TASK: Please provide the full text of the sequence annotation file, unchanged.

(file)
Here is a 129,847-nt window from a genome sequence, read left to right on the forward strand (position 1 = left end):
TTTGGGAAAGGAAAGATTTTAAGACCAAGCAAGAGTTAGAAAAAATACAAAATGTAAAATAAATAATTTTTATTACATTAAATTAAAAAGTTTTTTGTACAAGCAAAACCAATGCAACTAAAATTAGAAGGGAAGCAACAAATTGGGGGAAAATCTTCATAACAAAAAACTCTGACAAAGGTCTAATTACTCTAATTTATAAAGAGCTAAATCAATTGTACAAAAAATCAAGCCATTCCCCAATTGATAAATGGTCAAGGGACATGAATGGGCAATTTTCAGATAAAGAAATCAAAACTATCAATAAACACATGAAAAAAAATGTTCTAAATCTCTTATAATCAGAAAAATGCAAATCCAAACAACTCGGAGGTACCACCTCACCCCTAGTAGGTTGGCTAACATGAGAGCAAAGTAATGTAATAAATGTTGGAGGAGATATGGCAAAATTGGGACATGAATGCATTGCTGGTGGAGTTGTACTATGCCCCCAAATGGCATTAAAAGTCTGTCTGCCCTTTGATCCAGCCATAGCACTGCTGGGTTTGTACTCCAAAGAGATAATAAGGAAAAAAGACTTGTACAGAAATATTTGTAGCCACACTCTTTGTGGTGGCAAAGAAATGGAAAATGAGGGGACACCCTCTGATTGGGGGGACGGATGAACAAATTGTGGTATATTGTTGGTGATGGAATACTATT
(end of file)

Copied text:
Here is a 129,847-nt window from a genome sequence, read left to right on the forward strand (position 1 = left end):
TTTGGGAAAGGAAAGATTTTAAGACCAAGCAAGAGTTAGAAAAAATACAAAATGTAAAATAAATAATTTTTATTACATTAAATTAAAAAGTTTTTTGTACAAGCAAAACCAATGCAACTAAAATTAGAAGGGAAGCAACAAATTGGGGGAAAATCTTCATAACAAAAAACTCTGACAAAGGTCTAATTACTCTAATTTATAAAGAGCTAAATCAATTGTACAAAAAATCAAGCCATTCCCCAATTGATAAATGGTCAAGGGACATGAATGGGCAATTTTCAGATAAAGAAATCAAAACTATCAATAAACACATGAAAAAAAATGTTCTAAATCTCTTATAATCAGAAAAATGCAAATCCAAACAACTCGGAGGTACCACCTCACCCCTAGTAGGTTGGCTAACATGAGAGCAAAGTAATGTAATAAATGTTGGAGGAGATATGGCAAAATTGGGACATGAATGCATTGCTGGTGGAGTTGTACTATGCCCCCAAATGGCATTAAAAGTCTGTCTGCCCTTTGATCCAGCCATAGCACTGCTGGGTTTGTACTCCAAAGAGATAATAAGGAAAAAAGACTTGTACAGAAATATTTGTAGCCACACTCTTTGTGGTGGCAAAGAAATGGAAAATGAGGGGACACCCTCTGATTGGGGGGACGGATGAACAAATTGTGGTATATTGTTGGTGATGGAATACTATT